It’s great to see safety events which are targeted specifically at children, especially the younger generation. More than 1000 young children of primary school age will get the chance to enjoy a ‘hands on’ safety and learning event this month. The event is called Safety in Action and is designed to use active learning methods in order to allow children to assess and experience risk in some hopefully interesting and fun scenarios. This very successful event is now in it’s 23rd year.
The principle is well established, allow children to learn through a series of supervised events rather than classroom based traditional lessons. This does of course require dedicated and specialized venues but these can be set up relatively simply with the right sort of funding. It will hopefully allow many 10-11 year old children to learn by experience about safety.
One of the advantages in arranging these dedicated events is that they can cover many more areas than traditional methods. There’s a wide array of scenarios based upon hazards that children may encounter in their lives. Sussex Police will be running some scenarios based on road and personal safety – these are especially important to this age range. Research has suggested that these lessons are reinforced and more effective when delivered by people in authority such as the police.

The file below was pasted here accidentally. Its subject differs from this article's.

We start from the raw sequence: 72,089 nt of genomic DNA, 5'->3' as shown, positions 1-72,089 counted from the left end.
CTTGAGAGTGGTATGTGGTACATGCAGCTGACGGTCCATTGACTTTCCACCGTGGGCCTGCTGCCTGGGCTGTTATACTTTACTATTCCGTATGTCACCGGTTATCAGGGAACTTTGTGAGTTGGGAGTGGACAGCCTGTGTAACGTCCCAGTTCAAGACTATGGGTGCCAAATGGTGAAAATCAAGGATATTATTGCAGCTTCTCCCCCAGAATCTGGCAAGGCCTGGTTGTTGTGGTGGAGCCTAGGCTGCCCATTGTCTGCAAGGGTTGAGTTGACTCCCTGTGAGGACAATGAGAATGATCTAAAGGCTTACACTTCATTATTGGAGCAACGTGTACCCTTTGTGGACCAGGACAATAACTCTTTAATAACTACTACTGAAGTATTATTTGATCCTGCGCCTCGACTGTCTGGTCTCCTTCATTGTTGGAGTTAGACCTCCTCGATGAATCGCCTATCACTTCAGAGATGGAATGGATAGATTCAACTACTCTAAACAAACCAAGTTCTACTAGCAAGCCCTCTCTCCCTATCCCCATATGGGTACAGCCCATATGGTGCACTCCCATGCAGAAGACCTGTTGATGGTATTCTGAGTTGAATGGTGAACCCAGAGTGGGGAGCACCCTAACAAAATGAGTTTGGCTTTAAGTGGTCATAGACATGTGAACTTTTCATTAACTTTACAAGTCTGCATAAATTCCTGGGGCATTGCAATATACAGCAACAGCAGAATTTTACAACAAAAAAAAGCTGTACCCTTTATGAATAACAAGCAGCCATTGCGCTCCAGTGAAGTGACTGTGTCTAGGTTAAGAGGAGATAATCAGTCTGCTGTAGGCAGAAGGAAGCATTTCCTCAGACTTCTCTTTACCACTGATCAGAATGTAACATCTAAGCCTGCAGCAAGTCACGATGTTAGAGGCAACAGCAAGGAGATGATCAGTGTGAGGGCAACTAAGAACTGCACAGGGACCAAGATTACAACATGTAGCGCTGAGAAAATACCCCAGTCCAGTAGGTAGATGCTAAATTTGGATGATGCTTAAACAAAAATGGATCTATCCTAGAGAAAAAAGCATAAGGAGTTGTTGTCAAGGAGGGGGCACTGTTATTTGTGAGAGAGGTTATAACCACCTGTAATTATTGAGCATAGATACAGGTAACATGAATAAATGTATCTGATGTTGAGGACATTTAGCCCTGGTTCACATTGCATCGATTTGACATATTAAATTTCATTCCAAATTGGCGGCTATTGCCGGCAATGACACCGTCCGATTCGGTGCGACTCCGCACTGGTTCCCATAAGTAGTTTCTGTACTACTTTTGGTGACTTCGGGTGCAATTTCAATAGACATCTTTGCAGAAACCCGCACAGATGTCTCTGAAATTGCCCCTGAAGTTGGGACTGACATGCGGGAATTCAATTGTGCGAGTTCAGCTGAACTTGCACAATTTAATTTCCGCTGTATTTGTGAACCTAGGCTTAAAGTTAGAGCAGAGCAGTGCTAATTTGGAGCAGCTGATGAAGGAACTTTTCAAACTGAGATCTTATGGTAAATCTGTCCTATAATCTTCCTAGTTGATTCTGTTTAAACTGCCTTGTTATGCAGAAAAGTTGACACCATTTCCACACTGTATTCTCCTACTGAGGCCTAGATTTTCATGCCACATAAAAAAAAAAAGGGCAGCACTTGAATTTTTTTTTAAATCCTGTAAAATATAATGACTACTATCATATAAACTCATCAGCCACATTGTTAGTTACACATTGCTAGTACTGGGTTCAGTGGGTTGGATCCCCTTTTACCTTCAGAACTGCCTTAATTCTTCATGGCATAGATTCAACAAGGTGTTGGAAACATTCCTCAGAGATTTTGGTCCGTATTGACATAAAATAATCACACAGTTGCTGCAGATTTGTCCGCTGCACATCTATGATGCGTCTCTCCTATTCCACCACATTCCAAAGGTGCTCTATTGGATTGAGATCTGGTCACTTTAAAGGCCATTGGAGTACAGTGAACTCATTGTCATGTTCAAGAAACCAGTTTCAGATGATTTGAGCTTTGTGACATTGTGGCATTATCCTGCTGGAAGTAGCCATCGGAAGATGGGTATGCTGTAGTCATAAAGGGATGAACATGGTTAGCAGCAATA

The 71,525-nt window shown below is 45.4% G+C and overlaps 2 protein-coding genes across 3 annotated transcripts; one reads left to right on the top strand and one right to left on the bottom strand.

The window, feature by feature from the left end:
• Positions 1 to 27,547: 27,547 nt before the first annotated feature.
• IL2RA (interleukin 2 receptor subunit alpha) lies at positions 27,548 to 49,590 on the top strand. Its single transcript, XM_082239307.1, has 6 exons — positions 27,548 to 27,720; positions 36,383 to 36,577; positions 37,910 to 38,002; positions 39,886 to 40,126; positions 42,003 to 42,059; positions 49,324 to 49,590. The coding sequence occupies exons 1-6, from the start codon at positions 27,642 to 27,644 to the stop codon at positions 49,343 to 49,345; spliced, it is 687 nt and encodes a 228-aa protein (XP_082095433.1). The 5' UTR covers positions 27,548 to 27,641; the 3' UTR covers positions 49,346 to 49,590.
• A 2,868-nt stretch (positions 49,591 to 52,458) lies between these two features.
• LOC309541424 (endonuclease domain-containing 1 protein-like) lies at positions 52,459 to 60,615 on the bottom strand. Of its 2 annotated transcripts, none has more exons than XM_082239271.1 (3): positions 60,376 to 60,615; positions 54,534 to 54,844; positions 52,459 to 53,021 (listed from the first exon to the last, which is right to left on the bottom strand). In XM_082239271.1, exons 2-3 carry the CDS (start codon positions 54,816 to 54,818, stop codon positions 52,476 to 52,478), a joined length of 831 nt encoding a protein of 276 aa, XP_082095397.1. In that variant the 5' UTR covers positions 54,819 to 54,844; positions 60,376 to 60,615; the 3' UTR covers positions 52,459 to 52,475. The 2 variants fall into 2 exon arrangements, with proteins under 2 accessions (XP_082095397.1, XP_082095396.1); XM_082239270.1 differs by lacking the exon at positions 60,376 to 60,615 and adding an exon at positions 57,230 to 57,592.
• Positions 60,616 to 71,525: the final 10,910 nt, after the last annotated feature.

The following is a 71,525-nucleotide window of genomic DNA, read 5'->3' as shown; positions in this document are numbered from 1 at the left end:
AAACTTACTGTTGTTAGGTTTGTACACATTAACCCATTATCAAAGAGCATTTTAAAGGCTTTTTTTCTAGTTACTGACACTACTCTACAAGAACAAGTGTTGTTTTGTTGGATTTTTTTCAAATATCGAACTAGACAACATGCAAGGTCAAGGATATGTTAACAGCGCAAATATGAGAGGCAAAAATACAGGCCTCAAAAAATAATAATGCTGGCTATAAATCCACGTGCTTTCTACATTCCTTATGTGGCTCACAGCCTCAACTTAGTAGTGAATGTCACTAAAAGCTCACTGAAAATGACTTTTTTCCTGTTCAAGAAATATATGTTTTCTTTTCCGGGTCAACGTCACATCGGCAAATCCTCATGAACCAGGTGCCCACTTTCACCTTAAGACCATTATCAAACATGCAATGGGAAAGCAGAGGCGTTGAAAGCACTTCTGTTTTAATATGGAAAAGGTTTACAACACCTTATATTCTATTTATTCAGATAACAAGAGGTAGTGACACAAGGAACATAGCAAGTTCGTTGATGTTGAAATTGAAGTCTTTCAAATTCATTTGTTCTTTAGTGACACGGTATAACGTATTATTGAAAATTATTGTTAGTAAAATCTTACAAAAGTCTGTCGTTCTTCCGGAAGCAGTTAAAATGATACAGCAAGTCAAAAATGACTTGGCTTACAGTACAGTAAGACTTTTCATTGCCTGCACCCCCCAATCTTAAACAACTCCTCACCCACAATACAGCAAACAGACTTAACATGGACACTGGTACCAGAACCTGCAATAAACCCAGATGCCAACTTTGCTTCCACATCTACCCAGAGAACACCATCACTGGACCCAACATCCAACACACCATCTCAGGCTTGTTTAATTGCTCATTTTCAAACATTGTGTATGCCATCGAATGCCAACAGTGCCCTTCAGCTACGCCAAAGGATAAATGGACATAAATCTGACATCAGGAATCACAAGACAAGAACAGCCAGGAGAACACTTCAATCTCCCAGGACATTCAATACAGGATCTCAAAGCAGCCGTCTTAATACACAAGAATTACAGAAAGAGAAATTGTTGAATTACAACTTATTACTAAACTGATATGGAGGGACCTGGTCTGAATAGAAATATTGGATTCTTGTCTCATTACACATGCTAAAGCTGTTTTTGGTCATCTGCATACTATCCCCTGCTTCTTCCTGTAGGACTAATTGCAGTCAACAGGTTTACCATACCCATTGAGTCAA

Other scenarios are from the Ambulance service who will cover some basic lessons on dealing with a casualty. East Sussex Fire and Rescue will cover some scenarios such as reporting a fire, arson and some lessons on electrical safety. Southern railway networks run a very important scenario called rucksack on the railway line which most children find very interesting. The Lifeboat service will run some water safety scenarios and there will also be representatives from the NHS. These will include NHS nurses who will talk about alcohol safety to the children.
Most of the event will take place in the month of June as normal, but there will be some carry over to school based follow up events as well. This web site hopes that the event will continue for many more years as it’s just the sort of initiative which makes a real positive difference in a host of safety areas. There’s more information on their web site and it’s also worth mentioning the kids safety advice you can find on the BBC kids section. Although you still need a UK based IP address in order to access the majority of the broadcasts, you can access the rest of the website.